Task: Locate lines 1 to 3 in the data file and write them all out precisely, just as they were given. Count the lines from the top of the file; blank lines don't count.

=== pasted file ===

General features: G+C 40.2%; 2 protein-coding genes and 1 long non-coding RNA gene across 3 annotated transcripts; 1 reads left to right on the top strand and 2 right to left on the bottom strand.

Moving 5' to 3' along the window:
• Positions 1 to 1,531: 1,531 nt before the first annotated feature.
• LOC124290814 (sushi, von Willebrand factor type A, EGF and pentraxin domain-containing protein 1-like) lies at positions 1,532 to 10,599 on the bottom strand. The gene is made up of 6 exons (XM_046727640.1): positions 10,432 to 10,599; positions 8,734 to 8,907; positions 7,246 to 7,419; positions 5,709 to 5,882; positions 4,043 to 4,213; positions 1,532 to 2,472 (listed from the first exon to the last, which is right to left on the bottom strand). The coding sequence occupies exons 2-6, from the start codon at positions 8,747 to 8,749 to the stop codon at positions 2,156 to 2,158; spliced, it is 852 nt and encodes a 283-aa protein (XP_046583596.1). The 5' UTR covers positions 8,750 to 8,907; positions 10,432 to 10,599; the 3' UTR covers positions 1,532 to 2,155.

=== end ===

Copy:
General features: G+C 40.2%; 2 protein-coding genes and 1 long non-coding RNA gene across 3 annotated transcripts; 1 reads left to right on the top strand and 2 right to left on the bottom strand.

Moving 5' to 3' along the window:
• Positions 1 to 1,531: 1,531 nt before the first annotated feature.